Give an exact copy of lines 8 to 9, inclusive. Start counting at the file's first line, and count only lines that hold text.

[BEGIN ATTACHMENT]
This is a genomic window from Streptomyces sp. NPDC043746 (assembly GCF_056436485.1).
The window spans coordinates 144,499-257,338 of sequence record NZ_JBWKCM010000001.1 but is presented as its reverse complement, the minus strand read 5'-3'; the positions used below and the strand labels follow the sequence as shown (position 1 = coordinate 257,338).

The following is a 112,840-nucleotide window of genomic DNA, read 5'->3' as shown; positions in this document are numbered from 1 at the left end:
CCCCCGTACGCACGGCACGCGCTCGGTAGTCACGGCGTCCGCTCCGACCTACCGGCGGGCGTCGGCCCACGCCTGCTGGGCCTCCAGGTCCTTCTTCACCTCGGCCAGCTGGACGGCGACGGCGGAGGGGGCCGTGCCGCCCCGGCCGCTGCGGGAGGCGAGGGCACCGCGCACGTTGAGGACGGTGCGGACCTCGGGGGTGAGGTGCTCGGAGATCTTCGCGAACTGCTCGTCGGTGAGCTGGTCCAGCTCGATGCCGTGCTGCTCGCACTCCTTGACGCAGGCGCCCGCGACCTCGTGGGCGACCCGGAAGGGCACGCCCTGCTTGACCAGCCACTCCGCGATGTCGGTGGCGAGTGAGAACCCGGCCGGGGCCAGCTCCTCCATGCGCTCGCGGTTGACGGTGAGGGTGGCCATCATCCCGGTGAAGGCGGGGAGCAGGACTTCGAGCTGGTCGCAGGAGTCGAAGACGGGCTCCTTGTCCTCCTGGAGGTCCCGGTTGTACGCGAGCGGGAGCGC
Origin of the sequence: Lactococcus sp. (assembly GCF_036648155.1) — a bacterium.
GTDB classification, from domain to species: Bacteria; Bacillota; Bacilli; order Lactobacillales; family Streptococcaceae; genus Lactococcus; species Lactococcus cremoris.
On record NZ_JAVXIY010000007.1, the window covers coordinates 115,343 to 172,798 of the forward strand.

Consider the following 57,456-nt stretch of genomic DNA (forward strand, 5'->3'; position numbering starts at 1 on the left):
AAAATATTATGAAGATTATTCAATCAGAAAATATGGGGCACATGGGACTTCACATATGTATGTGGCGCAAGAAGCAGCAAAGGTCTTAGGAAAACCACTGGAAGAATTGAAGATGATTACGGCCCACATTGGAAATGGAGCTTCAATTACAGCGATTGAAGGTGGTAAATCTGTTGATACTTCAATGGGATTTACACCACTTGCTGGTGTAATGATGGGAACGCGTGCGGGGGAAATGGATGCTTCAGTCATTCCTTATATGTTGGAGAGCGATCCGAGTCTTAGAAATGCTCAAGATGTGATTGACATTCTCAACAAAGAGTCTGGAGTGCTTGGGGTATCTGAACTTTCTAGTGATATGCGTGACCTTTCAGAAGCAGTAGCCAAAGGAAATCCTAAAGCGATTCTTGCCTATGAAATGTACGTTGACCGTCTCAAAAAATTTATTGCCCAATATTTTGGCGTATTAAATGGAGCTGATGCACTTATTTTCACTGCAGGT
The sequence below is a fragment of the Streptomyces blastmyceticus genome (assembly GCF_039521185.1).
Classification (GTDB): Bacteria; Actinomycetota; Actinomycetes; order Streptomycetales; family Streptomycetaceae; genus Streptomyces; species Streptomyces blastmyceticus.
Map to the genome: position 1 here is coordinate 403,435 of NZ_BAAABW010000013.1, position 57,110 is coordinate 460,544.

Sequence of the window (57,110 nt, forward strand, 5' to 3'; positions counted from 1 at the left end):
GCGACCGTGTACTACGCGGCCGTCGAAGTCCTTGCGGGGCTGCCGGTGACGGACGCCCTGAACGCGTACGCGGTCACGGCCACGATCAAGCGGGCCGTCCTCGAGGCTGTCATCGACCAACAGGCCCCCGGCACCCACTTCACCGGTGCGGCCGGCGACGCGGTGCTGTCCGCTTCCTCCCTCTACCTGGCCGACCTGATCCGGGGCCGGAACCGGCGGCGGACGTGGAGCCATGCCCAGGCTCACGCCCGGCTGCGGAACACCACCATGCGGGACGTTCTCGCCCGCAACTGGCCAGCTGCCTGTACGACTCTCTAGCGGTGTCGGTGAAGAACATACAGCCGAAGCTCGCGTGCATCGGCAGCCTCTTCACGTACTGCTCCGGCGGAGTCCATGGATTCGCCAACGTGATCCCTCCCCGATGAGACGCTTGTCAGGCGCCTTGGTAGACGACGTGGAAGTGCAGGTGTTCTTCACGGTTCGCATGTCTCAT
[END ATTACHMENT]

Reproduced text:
Consider the following 57,456-nt stretch of genomic DNA (forward strand, 5'->3'; position numbering starts at 1 on the left):
AAAATATTATGAAGATTATTCAATCAGAAAATATGGGGCACATGGGACTTCACATATGTATGTGGCGCAAGAAGCAGCAAAGGTCTTAGGAAAACCACTGGAAGAATTGAAGATGATTACGGCCCACATTGGAAATGGAGCTTCAATTACAGCGATTGAAGGTGGTAAATCTGTTGATACTTCAATGGGATTTACACCACTTGCTGGTGTAATGATGGGAACGCGTGCGGGGGAAATGGATGCTTCAGTCATTCCTTATATGTTGGAGAGCGATCCGAGTCTTAGAAATGCTCAAGATGTGATTGACATTCTCAACAAAGAGTCTGGAGTGCTTGGGGTATCTGAACTTTCTAGTGATATGCGTGACCTTTCAGAAGCAGTAGCCAAAGGAAATCCTAAAGCGATTCTTGCCTATGAAATGTACGTTGACCGTCTCAAAAAATTTATTGCCCAATATTTTGGCGTATTAAATGGAGCTGATGCACTTATTTTCACTGCAGGT